It was early February. The Cincinnati Bearcats had just suffered a demoralizing home loss to West Virginia, dropping their Big East record to 5-4. In the midst of a grueling practice, Yancy Gates lost his cool. He mouthed off, was thrown out of practice and did not make the trip to Pittsburgh for UC’s next game.
Up until that point of Gates’ career as a Cincinnati Bearcat, UC fans had been clamoring for the local product from Withrow High to “use his size,” “attack the rim” and “be tougher.”
If you looked up “prototypical NBA power forward” in the encyclopedia, the picture wouldn’t be much different from Gates. The man in the middle for Mick Cronin’s Bearcats has the ideal size for that position at the next level, checking in at an agile 6’9”, 260 pounds.
Unfortunately for Gates and Bearcat Nation, “prototypical” and “potential” are usually the only positive words scouts utter.
The website NBADraft.net constantly updates its mock draft for 2012—and for a while, Gates was spotted in the late second round (you can attribute the fact that he was on the board at all to an e-mail I sent to the site’s Aran Smith last winter).
When I checked the site this week, Gates was nowhere to be found. I sent another e-mail to Smith, pleading my case. In his response Smith said, “I watched Yancy at Nations in LA this summer. He doesn't use his strength! He should dominate with that body inside but he just floats to the perimeter and jacks fadeaways. Also doesn't hustle. Slow...We'll see. I'll keep an eye on Yancy. I know he's a talent. Let's see him turn it up as a senior.”
The rap on Gates has been that he’s soft, he shies away from contact and he’s not enough of a leader.
That was, until Cronin booted him out of that practice last February. Gates seriously considered leaving the team. The pressures of being a local kid trying to revive the city’s beloved basketball program had gotten to him. But, Gates did not give up. Two games later, with UC’s NCAA tournament chances dwindling, Gates played a strong game against Louisville, leading the defensive charge as the Bearcats knocked off the 16th-ranked Cardinals, 63-54.
Down the stretch, Gates was a force. He anchored a stingy Bearcats defense, leading his squad to a 5-1 finish to the Big East regular season and an unlikely 11-7 finish in conference play. The tournament bubble was now in the rearview mirror.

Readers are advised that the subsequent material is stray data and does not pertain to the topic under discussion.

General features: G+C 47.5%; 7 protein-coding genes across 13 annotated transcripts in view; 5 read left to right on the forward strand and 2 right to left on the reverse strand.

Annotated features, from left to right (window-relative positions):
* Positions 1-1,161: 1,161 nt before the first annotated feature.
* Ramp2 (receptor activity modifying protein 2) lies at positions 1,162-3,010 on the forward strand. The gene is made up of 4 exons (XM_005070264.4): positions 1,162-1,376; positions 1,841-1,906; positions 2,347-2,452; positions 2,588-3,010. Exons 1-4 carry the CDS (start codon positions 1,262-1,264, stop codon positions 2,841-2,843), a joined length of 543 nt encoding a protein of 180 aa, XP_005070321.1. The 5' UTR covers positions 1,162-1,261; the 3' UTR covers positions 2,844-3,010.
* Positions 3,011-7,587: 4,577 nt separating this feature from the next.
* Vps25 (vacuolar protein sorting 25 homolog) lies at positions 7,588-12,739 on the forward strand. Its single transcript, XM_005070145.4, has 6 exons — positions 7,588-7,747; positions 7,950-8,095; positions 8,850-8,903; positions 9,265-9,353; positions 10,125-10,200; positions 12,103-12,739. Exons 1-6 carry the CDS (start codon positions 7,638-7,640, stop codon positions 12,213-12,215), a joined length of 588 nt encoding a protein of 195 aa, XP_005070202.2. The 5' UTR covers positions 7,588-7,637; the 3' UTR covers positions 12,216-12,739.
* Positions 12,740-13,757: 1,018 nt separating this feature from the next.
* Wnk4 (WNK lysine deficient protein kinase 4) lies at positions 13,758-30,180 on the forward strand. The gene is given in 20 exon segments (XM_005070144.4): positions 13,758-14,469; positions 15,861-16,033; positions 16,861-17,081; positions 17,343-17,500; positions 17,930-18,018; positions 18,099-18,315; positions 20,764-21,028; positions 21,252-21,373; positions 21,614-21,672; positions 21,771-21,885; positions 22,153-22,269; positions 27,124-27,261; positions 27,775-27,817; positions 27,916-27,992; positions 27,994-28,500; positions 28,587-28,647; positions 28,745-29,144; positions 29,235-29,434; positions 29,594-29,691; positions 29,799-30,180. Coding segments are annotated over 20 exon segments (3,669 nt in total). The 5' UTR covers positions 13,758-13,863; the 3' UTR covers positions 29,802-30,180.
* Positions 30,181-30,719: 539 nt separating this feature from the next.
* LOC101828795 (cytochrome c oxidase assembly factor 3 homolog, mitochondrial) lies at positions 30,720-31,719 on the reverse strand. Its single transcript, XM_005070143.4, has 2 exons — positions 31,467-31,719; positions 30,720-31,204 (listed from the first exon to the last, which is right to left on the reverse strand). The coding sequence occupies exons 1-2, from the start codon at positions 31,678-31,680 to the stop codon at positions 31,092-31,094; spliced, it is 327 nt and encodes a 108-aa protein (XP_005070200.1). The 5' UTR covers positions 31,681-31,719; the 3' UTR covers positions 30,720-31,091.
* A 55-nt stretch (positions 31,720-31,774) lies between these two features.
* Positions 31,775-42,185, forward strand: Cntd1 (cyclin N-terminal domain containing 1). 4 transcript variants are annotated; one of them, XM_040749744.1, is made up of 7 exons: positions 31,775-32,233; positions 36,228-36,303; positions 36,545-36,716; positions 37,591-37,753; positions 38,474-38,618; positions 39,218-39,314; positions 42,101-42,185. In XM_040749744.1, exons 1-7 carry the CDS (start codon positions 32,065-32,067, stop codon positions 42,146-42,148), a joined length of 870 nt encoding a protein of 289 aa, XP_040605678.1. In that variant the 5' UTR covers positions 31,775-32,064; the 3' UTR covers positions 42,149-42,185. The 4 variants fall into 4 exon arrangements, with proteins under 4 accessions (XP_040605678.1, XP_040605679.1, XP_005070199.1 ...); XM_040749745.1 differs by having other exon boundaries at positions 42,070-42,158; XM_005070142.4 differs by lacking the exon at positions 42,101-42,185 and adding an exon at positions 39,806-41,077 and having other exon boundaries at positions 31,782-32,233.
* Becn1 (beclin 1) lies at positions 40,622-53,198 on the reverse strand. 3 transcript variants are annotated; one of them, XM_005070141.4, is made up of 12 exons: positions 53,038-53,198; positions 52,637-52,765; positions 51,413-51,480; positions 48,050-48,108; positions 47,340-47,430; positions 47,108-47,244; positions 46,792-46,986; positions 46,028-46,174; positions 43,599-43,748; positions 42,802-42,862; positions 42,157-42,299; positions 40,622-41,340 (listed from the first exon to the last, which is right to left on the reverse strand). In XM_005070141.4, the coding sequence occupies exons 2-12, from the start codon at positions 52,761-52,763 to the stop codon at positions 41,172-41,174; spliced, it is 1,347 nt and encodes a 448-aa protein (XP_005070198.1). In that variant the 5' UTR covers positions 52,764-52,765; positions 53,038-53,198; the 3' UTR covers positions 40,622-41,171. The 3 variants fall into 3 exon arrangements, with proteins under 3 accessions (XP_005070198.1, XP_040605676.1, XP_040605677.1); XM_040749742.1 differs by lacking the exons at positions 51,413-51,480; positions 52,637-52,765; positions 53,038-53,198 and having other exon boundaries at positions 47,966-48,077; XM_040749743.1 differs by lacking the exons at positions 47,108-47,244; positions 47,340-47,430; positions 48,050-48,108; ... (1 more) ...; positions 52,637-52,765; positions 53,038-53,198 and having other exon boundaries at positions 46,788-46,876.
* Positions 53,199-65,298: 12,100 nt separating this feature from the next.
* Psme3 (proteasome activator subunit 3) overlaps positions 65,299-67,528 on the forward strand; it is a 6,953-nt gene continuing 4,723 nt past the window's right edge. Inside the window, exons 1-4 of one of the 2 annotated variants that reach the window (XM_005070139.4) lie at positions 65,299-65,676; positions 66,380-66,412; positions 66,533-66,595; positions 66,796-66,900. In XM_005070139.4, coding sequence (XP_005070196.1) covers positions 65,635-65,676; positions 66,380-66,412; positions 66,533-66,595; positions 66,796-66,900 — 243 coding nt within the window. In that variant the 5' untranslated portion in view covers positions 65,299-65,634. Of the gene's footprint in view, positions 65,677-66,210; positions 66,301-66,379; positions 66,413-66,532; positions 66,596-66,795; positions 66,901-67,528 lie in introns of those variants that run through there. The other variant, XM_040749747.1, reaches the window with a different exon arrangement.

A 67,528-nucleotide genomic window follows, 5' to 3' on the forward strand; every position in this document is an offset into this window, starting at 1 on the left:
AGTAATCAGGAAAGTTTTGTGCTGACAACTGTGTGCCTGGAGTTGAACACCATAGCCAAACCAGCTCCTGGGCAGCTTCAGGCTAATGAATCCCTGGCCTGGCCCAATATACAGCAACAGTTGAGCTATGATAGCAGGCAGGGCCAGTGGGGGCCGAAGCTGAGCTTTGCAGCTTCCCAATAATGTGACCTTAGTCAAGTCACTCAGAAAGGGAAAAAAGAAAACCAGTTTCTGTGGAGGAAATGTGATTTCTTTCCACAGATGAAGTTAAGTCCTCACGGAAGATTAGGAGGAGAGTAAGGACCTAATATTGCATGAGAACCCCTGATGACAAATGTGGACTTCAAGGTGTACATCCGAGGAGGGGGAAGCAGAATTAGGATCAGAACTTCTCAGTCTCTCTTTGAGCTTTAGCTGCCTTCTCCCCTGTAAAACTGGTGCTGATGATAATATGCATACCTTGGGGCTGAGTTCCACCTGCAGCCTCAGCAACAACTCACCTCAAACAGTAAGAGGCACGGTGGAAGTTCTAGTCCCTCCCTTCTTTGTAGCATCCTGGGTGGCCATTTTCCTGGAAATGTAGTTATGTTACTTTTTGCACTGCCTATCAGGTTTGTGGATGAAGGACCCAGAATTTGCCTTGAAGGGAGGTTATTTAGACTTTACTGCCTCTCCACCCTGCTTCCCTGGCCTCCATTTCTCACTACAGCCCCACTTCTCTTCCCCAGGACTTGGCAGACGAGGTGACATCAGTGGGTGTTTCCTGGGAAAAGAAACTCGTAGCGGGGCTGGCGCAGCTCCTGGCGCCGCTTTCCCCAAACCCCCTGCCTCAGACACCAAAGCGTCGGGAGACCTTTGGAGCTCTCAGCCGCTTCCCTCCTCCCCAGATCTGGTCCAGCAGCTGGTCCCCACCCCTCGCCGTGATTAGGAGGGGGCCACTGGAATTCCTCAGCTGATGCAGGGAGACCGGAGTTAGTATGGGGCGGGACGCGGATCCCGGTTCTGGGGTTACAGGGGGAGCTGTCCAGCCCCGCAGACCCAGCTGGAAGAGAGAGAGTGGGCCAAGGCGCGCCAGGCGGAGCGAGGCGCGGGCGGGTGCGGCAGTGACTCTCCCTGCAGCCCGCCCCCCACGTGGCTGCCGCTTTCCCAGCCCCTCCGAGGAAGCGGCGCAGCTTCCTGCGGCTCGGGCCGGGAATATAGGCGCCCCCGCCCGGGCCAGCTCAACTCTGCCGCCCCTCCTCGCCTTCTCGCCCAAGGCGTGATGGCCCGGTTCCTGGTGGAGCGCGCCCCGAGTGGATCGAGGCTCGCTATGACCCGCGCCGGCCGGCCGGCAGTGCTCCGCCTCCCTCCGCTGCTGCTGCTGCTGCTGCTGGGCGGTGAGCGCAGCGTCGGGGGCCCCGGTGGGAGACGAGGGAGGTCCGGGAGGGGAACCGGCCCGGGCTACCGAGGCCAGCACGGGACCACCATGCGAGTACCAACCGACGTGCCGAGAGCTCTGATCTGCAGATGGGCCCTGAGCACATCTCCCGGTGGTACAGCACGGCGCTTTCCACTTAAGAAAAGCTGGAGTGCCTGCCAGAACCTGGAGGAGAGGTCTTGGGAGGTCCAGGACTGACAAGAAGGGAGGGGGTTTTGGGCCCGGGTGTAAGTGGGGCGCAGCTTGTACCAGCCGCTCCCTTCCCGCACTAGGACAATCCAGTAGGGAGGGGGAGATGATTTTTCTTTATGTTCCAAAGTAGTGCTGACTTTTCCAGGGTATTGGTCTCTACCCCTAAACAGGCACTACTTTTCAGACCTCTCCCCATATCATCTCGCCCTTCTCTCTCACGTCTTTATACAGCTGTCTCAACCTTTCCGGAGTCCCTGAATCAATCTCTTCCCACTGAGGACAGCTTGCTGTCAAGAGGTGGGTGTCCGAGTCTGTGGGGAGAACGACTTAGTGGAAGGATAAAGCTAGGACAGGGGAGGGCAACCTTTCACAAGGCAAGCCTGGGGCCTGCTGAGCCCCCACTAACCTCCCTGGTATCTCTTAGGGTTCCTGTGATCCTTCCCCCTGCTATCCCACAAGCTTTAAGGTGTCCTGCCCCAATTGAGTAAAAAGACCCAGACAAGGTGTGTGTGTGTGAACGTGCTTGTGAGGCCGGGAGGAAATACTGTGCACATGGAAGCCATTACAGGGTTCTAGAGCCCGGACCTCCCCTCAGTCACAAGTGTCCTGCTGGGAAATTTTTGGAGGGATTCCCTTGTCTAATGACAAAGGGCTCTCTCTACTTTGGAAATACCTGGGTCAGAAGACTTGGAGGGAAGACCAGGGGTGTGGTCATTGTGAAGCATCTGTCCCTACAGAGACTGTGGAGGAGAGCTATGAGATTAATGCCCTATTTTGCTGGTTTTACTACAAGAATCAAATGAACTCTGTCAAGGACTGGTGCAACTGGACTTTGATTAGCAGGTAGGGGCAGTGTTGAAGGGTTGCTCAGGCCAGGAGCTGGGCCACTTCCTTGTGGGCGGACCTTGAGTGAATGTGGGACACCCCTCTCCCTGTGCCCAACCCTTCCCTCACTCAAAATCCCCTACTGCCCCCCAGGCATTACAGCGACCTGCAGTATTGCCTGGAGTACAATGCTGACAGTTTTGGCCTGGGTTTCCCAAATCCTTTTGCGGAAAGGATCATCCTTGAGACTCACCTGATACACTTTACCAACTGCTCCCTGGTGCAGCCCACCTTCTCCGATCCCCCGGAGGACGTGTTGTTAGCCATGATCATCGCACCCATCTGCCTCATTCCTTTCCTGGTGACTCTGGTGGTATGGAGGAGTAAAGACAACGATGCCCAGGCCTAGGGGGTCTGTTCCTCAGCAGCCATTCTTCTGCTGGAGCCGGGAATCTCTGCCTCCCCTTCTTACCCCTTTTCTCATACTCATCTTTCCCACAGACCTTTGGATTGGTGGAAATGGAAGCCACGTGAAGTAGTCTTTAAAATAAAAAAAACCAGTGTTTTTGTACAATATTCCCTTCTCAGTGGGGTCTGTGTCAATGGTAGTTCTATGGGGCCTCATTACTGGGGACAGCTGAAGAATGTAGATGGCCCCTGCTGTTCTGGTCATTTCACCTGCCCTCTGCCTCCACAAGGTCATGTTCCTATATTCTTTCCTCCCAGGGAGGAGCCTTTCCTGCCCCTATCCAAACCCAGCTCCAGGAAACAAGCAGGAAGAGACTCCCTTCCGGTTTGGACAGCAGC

In those final six games, Gates grew up. He became much more aggressive on offense and on the glass, posting hard-fought double-doubles in key road victories at Marquette and Georgetown.
What sparked the newfound toughness around the rim? Something to consider would be the lack of free-throw attempts for Gates up until that superb stretch.
“When you’re not making free throws, you don’t want to get fouled,” Cronin said on a recent Friday media day. “It’s embarrassing to go out there and shoot 48 percent. But once they start falling, everything changes.” Gates, a career sub-60 percent free-throw shooter, shot 27-of-34 (79.4 percent) in those final six contests, culminating in a magnificent 10-for-10 on senior day against Georgetown.
But that was last year. This year is all that counts for Gates. This is his senior year, his chance to show people at the next level he is worthy of a chance to prove himself against the best of the best.
To be one of the 60 players drafted each year, it’s all about value. What value does this player bring to my team? Thus far in Gates' career at Cincinnati, most of what we’ve heard centers around potential and NBA size—but little else. However, if you’ve been following closely from February—when the light finally clicked on for Gates—until now, you’ve seen a whole lot more than just potential.
You’ll see the ability to move his feet and talk on defense—without fouling. You’ll see a polished offensive game, including the ability to step outside with ease and a soft touch around the basket. And, now that the free throws have been falling, you’ll see Gates be 10 times more aggressive making moves toward the rim (something UC fans have begging for since Day 1).
You should see better rebound numbers (Gates has always been under seven per game) now that the big ox is focused on going to the rim instead of floating around the perimeter. And finally, you’ll see a young man ready to lead.
It’s taken a little longer than Bearcats fans had hoped, but the development has taken place.
This is it for Gates. He knows it and Cronin knows it. “I’ve got him right where I want him,” Cronin said. “This is the year for him.” And, with the lack of big men across the landscape of college basketball, if this does happen to be the year for Gates, the 21st-ranked Bearcats will challenge for the Big East championship.